It’s a first-world problem, and it’s getting a lot of attention in the travel market.
Hotel chain Marriott International is continuing its fight with the FCC over wi-fi access rights on its properties. According to travel business site Skift, in October, the agency imposed a $600,000 fine after it was discovered the that Marriott had intentionally jammed conference attendee’s personal wi-fi networks at the Gaylord Opryland Resort and Convention Center in Nashville, Tennessee.
This allowed Marriott to charge conference exhibitors $250 to $1,000, per device or per access point to use the Gaylord’s Wi-Fi connection. Access points provide Wi-Fi to hundreds of conference attendees, according to a Marriott spokesperson.
While agreeing to the fine, Marriott defended the practice of jamming guests’ own Wi-Fi networks. The company said this wasn’t aimed at charging guests extra for Internet access but about protecting its network. It said the hotel’s actions were legal and encouraged the FCC to change its rules “to eliminate the ongoing confusion” and “to assess the merits of its underlying policy.”
“Marriott has a strong interest in ensuring that when our guests use our Wi-Fi service, they will be protected from rogue wireless hotspots that can cause degraded service, insidious cyber-attacks and identity theft,” the company said in a statement, adding that hospitals and universities employee similar jamming practices.
Marriott’s stance isn’t winning friends and influencing people. In an article entitled “Marriott is bad and should feel bad,” The Economist noted, “the saga started back in August, when Marriott and the American Hospitality & Lodging Association, a hotel lobby group, asked the FCC to issue rules allowing establishments to block customers' wireless modems and hotspots. Then, in December, tech and telecom giants, including Microsoft and Google, filed comments with the FCC opposing the Wi-Fi-blocking plan—triggering a new round of outrage at the very idea.”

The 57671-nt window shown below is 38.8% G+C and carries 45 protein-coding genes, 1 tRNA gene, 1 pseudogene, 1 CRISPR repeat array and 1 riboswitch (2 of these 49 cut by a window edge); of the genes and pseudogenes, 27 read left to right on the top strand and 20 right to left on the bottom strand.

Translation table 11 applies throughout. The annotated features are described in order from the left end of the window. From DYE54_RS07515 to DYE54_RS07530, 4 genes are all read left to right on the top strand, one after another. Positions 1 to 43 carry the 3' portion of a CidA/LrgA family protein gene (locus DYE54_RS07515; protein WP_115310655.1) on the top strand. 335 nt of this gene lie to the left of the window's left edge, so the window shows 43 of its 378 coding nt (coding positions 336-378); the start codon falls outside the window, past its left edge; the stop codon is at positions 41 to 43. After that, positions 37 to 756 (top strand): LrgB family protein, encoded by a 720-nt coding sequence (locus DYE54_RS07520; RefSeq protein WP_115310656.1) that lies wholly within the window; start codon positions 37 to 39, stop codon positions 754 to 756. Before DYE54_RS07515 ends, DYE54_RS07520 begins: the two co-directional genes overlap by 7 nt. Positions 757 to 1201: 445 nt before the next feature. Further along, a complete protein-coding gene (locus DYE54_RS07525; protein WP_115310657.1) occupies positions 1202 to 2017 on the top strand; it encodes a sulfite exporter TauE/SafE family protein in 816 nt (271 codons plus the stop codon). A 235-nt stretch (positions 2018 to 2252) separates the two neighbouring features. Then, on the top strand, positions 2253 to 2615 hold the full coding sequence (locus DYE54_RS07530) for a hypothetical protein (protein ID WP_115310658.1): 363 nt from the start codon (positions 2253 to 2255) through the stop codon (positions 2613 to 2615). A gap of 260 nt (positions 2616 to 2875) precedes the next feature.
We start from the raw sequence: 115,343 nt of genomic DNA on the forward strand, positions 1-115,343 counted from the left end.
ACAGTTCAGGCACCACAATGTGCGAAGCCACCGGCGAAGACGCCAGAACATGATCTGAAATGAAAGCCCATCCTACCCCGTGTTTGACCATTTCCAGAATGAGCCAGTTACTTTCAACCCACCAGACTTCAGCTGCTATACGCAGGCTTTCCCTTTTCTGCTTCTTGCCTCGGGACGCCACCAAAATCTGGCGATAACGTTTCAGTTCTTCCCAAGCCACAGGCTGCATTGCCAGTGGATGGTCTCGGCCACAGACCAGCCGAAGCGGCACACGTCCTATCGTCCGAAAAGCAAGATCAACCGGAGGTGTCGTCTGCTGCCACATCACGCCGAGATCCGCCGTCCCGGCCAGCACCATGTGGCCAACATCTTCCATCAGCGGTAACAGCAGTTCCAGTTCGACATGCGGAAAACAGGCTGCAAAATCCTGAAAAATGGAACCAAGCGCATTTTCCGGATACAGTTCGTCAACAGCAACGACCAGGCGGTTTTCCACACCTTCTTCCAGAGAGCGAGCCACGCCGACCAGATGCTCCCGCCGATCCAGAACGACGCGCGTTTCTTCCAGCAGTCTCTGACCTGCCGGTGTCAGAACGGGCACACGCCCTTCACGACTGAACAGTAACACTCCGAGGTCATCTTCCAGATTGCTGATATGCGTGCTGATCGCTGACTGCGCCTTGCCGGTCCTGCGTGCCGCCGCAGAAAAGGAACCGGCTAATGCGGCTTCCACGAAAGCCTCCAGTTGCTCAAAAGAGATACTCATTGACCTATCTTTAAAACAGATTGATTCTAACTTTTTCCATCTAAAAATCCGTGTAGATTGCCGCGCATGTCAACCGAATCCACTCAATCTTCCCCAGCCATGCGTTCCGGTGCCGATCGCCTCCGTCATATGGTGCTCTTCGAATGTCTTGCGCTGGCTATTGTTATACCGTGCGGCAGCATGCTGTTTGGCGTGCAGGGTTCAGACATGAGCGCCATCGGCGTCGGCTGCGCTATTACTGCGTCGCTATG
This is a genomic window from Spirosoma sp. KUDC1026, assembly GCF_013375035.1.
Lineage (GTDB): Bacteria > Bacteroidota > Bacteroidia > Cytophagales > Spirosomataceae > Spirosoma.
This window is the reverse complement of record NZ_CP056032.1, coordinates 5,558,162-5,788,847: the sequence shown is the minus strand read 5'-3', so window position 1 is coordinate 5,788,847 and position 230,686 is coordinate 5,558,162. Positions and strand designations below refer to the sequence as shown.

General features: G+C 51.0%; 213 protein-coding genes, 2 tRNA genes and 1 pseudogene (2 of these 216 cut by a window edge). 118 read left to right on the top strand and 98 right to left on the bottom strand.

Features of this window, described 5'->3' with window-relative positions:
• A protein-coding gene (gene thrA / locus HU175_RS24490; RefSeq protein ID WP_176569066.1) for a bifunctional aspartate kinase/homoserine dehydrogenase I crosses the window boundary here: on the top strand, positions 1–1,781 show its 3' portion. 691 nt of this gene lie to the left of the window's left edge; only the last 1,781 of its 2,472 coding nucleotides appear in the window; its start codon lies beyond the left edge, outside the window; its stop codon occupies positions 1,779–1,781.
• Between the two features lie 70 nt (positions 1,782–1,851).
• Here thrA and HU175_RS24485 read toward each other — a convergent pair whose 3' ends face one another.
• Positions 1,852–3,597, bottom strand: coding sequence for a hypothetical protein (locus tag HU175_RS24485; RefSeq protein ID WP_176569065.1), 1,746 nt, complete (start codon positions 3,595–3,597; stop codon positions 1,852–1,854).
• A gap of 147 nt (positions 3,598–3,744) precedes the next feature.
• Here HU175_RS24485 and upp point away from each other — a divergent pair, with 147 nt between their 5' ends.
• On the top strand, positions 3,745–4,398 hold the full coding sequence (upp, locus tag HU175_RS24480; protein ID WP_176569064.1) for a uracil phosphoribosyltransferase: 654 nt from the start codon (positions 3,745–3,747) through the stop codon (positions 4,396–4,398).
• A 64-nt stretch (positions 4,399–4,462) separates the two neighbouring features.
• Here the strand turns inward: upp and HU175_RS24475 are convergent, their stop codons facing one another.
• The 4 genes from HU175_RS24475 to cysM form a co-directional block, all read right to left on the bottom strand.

In response, Marriot issued another statement saying, in essence, it was only protecting its guests from identity theft and other threats.
The Economist wasn’t buying it, noting, “This is, frankly, hard to believe. Marriott and other hotels make large amounts of money by charging businesses and individuals exorbitant rates to connect to the internet in conference spaces and meeting rooms. There is little evidence that such places are any more vulnerable to "cyber-attacks" and "rogue and imposter Wi-Fi hotspots" than your neighborhood coffee shop or food court.”
Other hotel chains have been quick to point out their own freedom of access to wi-fi. Skift noted that Hilton Hotels, Kempinski Hotels, Intercontinental and Hyatt Hotels stated they do not have policies that jam, block or prevent guests’ use of personal wi-fi hotspots. (However, Hilton Worldwide has submitted a comment to the FCC in support of Marriott’s position). The majority of Wyndham’s hotels are independently owned and operated, fall within the economy and midscale segments, and provide complimentary wi-fi to guests.
The ripple effect has been felt in the business community serving the travel market. According to an article in Travel Weekly, agents and agency groups were up in arms with Marriott, claiming that the plan to offer free wi-fi to Marriott Rewards customers who book directly amounted to a disincentive to use a travel counselor.
Further, it can be expected that hotel chains will use their free wi-fi access as a lure to bring in groups who might otherwise have been considering Marriott (or even Hilton) properties.